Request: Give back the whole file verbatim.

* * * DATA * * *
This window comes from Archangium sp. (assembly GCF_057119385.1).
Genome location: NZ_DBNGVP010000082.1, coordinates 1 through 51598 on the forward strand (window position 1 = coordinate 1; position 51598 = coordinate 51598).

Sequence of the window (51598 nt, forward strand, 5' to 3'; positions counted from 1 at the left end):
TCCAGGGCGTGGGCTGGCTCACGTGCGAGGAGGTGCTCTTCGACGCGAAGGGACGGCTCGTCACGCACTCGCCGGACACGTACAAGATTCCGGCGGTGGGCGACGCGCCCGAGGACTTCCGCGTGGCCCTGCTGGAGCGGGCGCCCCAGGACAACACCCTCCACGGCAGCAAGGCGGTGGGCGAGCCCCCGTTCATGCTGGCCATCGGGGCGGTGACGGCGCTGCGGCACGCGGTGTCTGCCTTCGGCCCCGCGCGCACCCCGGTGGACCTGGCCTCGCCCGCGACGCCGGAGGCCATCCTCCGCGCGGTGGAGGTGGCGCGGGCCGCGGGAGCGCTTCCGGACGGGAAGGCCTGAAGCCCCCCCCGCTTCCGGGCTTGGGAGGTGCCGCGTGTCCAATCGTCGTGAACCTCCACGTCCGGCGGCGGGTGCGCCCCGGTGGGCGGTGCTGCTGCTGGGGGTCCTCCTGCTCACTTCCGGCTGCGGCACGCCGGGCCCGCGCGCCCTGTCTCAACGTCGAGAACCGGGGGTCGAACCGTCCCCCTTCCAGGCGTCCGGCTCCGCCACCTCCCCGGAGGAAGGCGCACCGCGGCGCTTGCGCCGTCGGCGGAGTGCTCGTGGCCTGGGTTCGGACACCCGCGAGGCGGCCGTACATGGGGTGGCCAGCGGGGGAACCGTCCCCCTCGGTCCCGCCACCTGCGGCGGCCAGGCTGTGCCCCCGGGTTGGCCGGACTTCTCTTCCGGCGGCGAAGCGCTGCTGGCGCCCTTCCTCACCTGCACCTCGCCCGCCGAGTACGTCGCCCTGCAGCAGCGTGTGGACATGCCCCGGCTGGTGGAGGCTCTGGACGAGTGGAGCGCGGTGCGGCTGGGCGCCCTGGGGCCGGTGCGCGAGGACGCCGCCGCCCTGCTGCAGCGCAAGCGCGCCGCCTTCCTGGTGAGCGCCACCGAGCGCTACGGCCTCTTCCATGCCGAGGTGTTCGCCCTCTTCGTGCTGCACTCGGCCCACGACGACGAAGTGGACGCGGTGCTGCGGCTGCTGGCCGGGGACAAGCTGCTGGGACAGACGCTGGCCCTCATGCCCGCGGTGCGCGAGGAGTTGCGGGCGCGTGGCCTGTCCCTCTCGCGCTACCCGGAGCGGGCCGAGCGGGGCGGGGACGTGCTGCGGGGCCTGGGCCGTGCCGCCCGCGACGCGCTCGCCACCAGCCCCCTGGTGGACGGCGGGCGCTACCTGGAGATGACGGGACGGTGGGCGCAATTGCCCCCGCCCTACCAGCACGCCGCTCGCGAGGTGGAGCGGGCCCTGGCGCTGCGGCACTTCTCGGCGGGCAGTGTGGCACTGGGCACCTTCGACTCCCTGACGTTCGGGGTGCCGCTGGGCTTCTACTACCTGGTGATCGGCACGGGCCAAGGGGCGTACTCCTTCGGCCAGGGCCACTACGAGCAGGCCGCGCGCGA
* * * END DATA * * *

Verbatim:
This window comes from Archangium sp. (assembly GCF_057119385.1).
Genome location: NZ_DBNGVP010000082.1, coordinates 1 through 51598 on the forward strand (window position 1 = coordinate 1; position 51598 = coordinate 51598).

Sequence of the window (51598 nt, forward strand, 5' to 3'; positions counted from 1 at the left end):
TCCAGGGCGTGGGCTGGCTCACGTGCGAGGAGGTGCTCTTCGACGCGAAGGGACGGCTCGTCACGCACTCGCCGGACACGTACAAGATTCCGGCGGTGGGCGACGCGCCCGAGGACTTCCGCGTGGCCCTGCTGGAGCGGGCGCCCCAGGACAACACCCTCCACGGCAGCAAGGCGGTGGGCGAGCCCCCGTTCATGCTGGCCATCGGGGCGGTGACGGCGCTGCGGCACGCGGTGTCTGCCTTCGGCCCCGCGCGCACCCCGGTGGACCTGGCCTCGCCCGCGACGCCGGAGGCCATCCTCCGCGCGGTGGAGGTGGCGCGGGCCGCGGGAGCGCTTCCGGACGGGAAGGCCTGAAGCCCCCCCCGCTTCCGGGCTTGGGAGGTGCCGCGTGTCCAATCGTCGTGAACCTCCACGTCCGGCGGCGGGTGCGCCCCGGTGGGCGGTGCTGCTGCTGGGGGTCCTCCTGCTCACTTCCGGCTGCGGCACGCCGGGCCCGCGCGCCCTGTCTCAACGTCGAGAACCGGGGGTCGAACCGTCCCCCTTCCAGGCGTCCGGCTCCGCCACCTCCCCGGAGGAAGGCGCACCGCGGCGCTTGCGCCGTCGGCGGAGTGCTCGTGGCCTGGGTTCGGACACCCGCGAGGCGGCCGTACATGGGGTGGCCAGCGGGGGAACCGTCCCCCTCGGTCCCGCCACCTGCGGCGGCCAGGCTGTGCCCCCGGGTTGGCCGGACTTCTCTTCCGGCGGCGAAGCGCTGCTGGCGCCCTTCCTCACCTGCACCTCGCCCGCCGAGTACGTCGCCCTGCAGCAGCGTGTGGACATGCCCCGGCTGGTGGAGGCTCTGGACGAGTGGAGCGCGGTGCGGCTGGGCGCCCTGGGGCCGGTGCGCGAGGACGCCGCCGCCCTGCTGCAGCGCAAGCGCGCCGCCTTCCTGGTGAGCGCCACCGAGCGCTACGGCCTCTTCCATGCCGAGGTGTTCGCCCTCTTCGTGCTGCACTCGGCCCACGACGACGAAGTGGACGCGGTGCTGCGGCTGCTGGCCGGGGACAAGCTGCTGGGACAGACGCTGGCCCTCATGCCCGCGGTGCGCGAGGAGTTGCGGGCGCGTGGCCTGTCCCTCTCGCGCTACCCGGAGCGGGCCGAGCGGGGCGGGGACGTGCTGCGGGGCCTGGGCCGTGCCGCCCGCGACGCGCTCGCCACCAGCCCCCTGGTGGACGGCGGGCGCTACCTGGAGATGACGGGACGGTGGGCGCAATTGCCCCCGCCCTACCAGCACGCCGCTCGCGAGGTGGAGCGGGCCCTGGCGCTGCGGCACTTCTCGGCGGGCAGTGTGGCACTGGGCACCTTCGACTCCCTGACGTTCGGGGTGCCGCTGGGCTTCTACTACCTGGTGATCGGCACGGGCCAAGGGGCGTACTCCTTCGGCCAGGGCCACTACGAGCAGGCCGCGCGCGA